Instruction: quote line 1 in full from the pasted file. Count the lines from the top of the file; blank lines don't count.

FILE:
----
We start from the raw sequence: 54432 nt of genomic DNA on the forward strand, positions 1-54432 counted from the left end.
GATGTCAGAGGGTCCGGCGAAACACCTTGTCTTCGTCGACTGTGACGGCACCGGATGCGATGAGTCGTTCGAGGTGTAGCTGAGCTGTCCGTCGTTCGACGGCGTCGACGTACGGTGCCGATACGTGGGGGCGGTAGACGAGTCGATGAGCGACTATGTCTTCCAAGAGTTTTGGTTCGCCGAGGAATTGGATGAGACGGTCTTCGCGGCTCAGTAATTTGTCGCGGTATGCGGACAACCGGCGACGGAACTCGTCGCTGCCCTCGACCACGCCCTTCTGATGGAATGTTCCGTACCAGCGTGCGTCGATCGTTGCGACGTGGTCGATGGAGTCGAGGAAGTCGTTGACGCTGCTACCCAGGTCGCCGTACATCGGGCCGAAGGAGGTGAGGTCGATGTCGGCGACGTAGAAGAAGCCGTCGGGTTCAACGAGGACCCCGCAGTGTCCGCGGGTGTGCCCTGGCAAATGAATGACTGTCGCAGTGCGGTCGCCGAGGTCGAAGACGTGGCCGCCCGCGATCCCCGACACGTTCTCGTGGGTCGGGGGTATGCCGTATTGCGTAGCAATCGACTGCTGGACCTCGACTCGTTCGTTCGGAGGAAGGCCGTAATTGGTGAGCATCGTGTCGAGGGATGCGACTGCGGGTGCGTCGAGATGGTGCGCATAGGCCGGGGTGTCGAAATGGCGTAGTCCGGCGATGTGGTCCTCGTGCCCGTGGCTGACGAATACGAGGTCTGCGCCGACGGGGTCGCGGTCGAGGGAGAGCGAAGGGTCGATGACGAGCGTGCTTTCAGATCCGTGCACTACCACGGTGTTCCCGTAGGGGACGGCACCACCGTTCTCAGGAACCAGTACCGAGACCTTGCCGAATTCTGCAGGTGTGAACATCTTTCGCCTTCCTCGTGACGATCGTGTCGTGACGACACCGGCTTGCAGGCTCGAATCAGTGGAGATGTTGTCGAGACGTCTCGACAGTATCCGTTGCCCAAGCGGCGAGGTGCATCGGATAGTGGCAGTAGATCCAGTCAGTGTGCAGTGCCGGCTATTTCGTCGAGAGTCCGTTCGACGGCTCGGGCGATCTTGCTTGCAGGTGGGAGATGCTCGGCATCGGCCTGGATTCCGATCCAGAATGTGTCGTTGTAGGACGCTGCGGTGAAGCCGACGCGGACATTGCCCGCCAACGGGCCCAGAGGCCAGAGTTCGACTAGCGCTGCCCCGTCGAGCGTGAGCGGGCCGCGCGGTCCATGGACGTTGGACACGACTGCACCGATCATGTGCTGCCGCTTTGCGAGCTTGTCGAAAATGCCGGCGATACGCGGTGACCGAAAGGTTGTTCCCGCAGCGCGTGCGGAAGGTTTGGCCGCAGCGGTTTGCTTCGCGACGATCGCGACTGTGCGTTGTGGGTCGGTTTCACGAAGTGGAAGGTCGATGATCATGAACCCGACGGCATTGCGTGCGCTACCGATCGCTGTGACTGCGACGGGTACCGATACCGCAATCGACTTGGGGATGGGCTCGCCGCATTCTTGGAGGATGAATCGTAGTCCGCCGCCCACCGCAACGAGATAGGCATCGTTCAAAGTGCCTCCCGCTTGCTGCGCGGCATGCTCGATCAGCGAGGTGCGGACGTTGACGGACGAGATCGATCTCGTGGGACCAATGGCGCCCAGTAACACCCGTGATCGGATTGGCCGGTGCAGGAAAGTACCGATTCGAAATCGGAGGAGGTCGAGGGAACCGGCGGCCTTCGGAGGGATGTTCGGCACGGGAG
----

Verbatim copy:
We start from the raw sequence: 54432 nt of genomic DNA on the forward strand, positions 1-54432 counted from the left end.